Girls who are set on very different career paths could take Consumer Studies at St Mary's DSG - from the prospective doctor or lawyer to fashion designer!

What qualities do I need?

Even though Consumer Studies is fun – remember it is also hard work!
Consumer Studies students are those people who have a passion for food, clothing, housing, soft furnishings and interiors and have high standards, values and goals in life.

Tertiary Education
University of Pretoria
University of the Free State – B Consumer Science Degree
University of Potchefstroom
University of Stellenbosch
University of South Africa (Unisa)
Tshwane University of Technology – and the Universities of Technology in other provinces.

Career Opportunities
(Acknowledgement to the University of the Free State).

The Entrepreneur:
The consumer scientist has the knowledge and skills to undertake an own business and become the employer instead of the employee. A product or service which consumers need can be marketed.

The Consultant:
The consumer scientist is well-equipped to be a consumer consultant.  She can advise the consumer on making a responsible selection considering both the need and the available resources.  Manufacturers and large stores often use consumer consultants to advise their customers and give customer care service.

The Product Developer and Manufacturer:
Knowledge and skills are used to develop new products to satisfy the consumer’s need. 

The Buyer:
This career involves buying for stores that supply foods, clothing or household items.  One could fly all over the world to attend fashion and commercial shows, to decide what will end up on our local store shelves.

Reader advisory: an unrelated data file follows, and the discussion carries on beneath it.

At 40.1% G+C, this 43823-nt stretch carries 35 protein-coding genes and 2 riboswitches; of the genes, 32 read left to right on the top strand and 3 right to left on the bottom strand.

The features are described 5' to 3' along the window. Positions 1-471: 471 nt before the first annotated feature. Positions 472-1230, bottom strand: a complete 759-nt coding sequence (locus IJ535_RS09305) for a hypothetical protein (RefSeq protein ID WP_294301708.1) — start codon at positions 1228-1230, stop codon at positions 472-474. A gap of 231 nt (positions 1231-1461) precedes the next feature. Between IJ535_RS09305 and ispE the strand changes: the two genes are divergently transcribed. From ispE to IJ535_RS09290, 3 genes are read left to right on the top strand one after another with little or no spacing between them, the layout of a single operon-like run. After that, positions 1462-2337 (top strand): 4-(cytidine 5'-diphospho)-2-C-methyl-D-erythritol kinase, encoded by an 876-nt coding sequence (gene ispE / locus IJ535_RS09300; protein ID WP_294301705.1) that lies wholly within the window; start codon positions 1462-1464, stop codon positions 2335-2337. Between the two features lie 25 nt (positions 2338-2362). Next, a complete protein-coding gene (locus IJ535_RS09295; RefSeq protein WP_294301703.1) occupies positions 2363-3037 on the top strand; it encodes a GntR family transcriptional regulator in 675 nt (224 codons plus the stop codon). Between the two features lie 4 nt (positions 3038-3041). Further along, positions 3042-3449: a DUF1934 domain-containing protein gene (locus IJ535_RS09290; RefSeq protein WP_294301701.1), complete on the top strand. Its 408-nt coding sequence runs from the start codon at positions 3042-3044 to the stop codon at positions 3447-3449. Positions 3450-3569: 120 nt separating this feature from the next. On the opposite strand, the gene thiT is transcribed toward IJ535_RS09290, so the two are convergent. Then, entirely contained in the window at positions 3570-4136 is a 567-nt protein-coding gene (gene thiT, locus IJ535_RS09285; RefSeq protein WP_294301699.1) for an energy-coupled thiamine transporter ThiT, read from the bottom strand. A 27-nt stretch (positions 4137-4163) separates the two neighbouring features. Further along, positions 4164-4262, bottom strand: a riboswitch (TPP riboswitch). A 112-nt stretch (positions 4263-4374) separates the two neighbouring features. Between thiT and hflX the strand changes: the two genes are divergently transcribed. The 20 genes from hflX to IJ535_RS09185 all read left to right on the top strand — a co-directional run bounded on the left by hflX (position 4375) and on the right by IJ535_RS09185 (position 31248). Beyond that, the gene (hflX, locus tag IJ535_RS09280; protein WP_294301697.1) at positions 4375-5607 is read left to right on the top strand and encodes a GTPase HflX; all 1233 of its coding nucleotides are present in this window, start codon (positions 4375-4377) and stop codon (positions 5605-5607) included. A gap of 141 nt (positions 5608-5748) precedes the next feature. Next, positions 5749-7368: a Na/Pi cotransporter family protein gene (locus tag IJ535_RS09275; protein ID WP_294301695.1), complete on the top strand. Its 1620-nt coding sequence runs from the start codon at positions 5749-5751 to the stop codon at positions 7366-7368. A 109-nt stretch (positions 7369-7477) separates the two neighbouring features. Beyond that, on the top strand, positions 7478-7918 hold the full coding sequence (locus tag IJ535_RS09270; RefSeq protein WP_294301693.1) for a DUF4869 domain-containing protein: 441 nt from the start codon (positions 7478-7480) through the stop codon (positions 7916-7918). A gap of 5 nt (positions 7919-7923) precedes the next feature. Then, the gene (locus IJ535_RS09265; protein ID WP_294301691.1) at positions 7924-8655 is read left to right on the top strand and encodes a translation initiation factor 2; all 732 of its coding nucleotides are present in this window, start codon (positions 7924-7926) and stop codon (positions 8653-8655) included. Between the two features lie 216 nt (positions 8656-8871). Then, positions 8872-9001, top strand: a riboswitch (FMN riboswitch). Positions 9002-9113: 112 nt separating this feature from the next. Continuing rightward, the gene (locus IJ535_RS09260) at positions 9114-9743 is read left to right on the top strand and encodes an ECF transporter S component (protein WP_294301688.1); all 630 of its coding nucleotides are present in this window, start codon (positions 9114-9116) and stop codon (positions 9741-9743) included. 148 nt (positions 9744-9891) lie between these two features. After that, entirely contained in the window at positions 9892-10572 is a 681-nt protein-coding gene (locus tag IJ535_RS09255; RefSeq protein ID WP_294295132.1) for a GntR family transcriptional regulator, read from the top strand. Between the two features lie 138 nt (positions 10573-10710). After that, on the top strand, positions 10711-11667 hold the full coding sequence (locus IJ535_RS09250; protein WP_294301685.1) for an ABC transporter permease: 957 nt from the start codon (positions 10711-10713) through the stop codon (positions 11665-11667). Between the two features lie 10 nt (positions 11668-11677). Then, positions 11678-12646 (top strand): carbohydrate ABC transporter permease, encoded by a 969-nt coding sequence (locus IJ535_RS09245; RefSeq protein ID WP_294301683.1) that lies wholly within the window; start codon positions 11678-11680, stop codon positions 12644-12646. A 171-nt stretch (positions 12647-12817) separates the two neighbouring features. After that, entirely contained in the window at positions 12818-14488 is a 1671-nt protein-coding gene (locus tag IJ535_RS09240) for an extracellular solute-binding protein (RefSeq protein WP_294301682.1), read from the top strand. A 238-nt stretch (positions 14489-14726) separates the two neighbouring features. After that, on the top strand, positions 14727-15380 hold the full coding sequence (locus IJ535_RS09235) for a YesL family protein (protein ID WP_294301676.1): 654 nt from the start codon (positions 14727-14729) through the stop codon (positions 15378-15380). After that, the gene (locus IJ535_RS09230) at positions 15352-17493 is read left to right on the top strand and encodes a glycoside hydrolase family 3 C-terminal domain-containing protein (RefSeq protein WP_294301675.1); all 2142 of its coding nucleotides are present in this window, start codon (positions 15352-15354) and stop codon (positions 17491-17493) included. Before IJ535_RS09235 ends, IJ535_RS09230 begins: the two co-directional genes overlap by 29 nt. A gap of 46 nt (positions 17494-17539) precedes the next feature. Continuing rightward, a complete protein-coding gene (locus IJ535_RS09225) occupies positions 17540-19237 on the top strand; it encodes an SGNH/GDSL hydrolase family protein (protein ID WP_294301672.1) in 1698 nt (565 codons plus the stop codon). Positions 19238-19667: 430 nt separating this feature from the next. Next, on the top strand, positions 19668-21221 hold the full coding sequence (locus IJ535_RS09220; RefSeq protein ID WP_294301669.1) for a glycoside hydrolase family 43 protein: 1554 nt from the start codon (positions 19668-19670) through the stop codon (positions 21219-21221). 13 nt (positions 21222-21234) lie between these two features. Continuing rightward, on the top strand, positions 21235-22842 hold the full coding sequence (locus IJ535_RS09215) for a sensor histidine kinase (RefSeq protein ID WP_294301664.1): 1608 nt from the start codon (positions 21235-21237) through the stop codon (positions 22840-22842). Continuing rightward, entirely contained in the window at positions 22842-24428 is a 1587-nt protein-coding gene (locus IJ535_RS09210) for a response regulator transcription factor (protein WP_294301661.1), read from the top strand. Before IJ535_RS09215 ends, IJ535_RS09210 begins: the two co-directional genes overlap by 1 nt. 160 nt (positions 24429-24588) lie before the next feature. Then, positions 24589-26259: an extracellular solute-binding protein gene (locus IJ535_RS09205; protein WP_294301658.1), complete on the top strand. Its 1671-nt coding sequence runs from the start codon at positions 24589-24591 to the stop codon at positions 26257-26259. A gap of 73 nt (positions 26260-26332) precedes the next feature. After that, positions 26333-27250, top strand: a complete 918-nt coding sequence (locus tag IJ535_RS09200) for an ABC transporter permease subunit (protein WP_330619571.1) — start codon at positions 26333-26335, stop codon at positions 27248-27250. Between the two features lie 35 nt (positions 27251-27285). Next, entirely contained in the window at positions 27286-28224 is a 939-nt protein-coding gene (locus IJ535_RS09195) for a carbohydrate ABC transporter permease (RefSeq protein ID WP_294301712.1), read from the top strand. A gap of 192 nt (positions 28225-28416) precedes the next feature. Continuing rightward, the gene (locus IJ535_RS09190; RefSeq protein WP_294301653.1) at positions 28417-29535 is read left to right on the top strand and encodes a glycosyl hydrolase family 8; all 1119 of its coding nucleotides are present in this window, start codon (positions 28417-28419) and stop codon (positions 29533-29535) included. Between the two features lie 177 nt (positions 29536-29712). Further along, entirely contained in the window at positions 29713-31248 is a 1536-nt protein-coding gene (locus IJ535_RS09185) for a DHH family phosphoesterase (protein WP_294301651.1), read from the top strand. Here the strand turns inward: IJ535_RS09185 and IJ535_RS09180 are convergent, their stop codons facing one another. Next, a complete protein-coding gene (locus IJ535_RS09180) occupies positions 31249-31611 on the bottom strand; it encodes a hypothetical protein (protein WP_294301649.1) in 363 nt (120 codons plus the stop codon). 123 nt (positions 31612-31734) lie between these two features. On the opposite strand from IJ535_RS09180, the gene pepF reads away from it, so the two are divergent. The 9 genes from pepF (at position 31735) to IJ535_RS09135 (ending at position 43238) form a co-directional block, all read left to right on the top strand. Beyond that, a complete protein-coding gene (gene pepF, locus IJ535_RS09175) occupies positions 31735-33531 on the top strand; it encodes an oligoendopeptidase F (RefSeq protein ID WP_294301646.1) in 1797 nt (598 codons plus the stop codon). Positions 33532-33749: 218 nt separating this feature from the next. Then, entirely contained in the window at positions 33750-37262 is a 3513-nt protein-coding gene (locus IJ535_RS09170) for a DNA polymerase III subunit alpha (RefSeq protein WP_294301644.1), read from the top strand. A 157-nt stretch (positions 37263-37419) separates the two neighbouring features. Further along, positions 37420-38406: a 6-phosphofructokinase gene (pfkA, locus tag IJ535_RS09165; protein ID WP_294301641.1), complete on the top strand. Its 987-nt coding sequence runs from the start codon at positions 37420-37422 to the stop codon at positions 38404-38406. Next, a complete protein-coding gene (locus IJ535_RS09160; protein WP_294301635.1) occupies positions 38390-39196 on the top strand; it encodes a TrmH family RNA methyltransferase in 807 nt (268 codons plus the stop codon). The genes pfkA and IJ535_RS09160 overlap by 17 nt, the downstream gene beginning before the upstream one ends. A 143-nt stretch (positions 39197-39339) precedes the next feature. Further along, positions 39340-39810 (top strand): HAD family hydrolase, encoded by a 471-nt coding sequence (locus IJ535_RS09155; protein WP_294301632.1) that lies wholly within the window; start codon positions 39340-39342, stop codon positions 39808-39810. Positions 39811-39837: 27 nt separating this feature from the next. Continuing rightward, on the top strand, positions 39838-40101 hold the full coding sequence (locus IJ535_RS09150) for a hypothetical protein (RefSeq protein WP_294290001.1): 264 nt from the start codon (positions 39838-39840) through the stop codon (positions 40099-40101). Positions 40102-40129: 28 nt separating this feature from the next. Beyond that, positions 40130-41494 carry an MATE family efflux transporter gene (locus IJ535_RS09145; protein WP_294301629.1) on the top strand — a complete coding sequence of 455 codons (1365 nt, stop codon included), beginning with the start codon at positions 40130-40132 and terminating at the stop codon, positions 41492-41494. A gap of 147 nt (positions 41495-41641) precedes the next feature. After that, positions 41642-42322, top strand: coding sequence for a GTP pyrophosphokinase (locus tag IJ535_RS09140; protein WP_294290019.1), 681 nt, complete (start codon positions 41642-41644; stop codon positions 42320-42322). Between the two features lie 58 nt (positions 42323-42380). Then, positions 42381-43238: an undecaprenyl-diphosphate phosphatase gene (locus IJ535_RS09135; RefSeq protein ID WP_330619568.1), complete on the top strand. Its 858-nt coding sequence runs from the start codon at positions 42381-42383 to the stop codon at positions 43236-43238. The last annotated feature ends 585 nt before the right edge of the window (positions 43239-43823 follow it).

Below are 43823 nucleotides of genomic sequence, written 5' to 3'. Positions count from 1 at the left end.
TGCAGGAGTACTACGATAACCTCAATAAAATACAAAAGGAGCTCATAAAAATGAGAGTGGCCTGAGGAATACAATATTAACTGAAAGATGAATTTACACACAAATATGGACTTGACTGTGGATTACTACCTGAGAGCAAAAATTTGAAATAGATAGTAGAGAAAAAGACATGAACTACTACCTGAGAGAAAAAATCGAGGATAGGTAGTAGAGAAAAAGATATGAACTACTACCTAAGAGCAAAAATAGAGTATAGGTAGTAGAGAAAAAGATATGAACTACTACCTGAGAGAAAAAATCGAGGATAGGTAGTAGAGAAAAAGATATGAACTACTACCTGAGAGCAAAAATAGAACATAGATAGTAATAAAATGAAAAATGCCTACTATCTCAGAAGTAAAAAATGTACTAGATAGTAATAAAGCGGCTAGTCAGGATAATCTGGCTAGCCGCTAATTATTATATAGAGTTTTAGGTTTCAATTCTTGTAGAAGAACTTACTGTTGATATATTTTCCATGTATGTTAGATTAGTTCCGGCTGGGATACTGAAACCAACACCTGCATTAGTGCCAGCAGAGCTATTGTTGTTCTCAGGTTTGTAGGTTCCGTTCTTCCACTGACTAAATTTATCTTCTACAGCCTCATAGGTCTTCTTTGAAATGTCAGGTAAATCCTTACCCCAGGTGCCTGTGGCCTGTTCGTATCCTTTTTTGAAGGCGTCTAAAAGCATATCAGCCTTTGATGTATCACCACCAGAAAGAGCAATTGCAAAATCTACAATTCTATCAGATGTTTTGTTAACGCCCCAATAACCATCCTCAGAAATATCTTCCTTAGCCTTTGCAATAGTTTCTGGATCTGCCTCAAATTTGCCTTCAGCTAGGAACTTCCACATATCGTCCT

The Marketer:
Knowledge and understanding of products and services, and skills used to design and manufacture products are used to promote and market these products and services.

The Quality Control Inspector:
The consumer scientist is well-equipped with the knowledge of the properties of a product as well as the methods to test these properties to become a quality control inspector. Manufacturers need quality control inspectors to keep quality at a set standard.  Large stores and laboratories also employ quality control inspectors to support their buyers and consumer consultants.

The Lecturer or Teacher:
There are opportunities to become an educator in one of several subjects at universities, colleges and schools.

Other career opportunities:

• Consumer Services and Event Management.
• Co-ordinate events within the fields of food or design.
• Marketing consumer products within a company.
• Public Relations and Media.
• Promoting products to consumers and dealing with advertising.
• Product Development and Quality Assurance.
• Developing new consumer products suited to their needs – this could be clothing, food or furnishings.
• Promotion or Liaison Officer - Introduce new / existing products of a wide variety to consumers. Demonstrate, develop, test and market products.
• Journalism - Writing talent and creativity applied in the press, radio, TV media on a full-time, part-time or freelance basis.
• Research - In the food, nutrition, clothing and housing fields in the manufacturing industry and at research institutions.
• Dietician - Register for private practice or in the service of hospitals / private companies.
• Clothing - Clothing designer, dressmaker, merchandiser, fashion buyer.
• Housing - Interior designer, housing consultant.
• Hotel / Restaurant / Catering - Hospitality industry: manage game lodges, offer private catering. Food Services Management.
• Adult education - Develop programmes, do extension work in government services or NGOs in community development.

Date: Monday, 23 May 2016 14:17